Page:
I think you missed this one in the article.  ;)

(https://portfoliocharts.files.wordpress.com/2016/07/three-portfolios-accumulation.jpg?w=840)

The yellow is the GB.  The light red is 100% stocks. 

But don't forget the blue one -- that's the Coward's portfolio.  It has 40% Short Term Treasuries, and basically matched the full range of TSM outcomes once you look past the 90's stock bubble that caused the red peak and subsequent crater. 

The article is about a lot more than the Golden Butterfly. 
Title: Re: 100% stocks in the accumulation phase?
Post by: arebelspy on July 26, 2016, 10:46:52 PM
I didn't miss that chart, it was right under the ones I was talking about.

I have a really hard time seeing those lines.  Can you do a solid color for TSM, and another for GB, and not worry about fading them, or other portfolios, or whatever, and just look at GB v TSM for 30-year accumulation?

And, FWIW, I didn't address that part, but I think that is even more deceptive than the y-axis shenanigans.

Quote
But surely that extra risk is rewarded in the end ó right?  Not necessarily.  Hereís what they all look like on the same chart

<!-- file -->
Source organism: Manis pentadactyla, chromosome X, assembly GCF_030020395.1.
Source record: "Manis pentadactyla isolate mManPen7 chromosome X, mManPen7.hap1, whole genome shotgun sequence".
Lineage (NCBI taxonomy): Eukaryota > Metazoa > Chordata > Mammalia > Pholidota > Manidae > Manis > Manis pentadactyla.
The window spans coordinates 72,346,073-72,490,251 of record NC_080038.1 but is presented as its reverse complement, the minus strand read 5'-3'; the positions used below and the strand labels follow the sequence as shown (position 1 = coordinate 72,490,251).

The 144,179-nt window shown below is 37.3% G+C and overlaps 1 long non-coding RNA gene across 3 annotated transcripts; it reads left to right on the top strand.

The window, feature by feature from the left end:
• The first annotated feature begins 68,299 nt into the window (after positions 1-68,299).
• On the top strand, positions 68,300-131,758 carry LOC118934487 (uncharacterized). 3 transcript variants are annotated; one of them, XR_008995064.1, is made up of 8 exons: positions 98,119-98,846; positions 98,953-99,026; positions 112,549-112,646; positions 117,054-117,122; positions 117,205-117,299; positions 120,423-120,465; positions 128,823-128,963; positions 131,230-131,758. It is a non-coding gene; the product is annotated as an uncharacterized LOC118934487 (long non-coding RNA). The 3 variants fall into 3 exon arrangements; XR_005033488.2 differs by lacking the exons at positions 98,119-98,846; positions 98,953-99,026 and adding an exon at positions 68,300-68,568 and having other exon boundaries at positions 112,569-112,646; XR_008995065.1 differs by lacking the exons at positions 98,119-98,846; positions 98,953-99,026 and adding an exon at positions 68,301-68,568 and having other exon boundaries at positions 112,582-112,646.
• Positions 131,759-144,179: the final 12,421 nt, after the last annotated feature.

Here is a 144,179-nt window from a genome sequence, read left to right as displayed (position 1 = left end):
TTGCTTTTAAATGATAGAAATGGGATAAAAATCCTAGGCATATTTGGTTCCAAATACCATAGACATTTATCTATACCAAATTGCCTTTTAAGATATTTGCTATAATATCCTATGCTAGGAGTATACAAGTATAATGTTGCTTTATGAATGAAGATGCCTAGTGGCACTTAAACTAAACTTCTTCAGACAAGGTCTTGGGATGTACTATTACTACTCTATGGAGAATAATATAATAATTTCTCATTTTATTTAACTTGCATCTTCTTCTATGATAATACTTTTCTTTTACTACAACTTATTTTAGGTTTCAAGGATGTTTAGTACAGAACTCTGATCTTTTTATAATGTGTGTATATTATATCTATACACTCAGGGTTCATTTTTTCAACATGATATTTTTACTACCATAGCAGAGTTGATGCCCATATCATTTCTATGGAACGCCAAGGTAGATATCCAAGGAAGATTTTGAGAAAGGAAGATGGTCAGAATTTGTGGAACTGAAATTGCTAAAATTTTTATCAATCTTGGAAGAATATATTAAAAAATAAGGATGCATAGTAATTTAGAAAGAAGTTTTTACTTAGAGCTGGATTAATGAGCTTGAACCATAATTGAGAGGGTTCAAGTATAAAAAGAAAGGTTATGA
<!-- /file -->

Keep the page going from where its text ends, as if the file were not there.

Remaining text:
...
In year 30, thereís a $600k spread in historic outcomes for the stock market based simply on when you were lucky enough to start investing.  For the Cowardís Portfolio, itís about $500k ó overlapping most of the stock outcomes, but notably leaving out any of the temporary euphoric highs and subsequent drops of the 90ís stock bubble.  And the Golden Butterfly had a remarkably low spread of only $100k while still competing with stock market gains much more closely than one would expect from a portfolio with only 40% stocks.

When you say there's a 600k spread in outcomes for TSM versus 100k for GB, it makes TSM sound really bad.. but you neglect to mention the most important part: even the LOWEST of those TSMs are about equal to the HIGHEST of those GBs.  In other words, that 600k spread sounds really bad, but almost of that spread is above the GB results.

In fact, you start with a question "But surely that extra risk is rewarded in the end ó right?  Not necessarily." -- but it pretty much IS rewarded in the end, in almost every scenario.

I love much of your analysis, Tyler, but I think you've gotten a little blinded by GB and a lot of the analysis can be a bit biased nowadays versus your earlier commentary.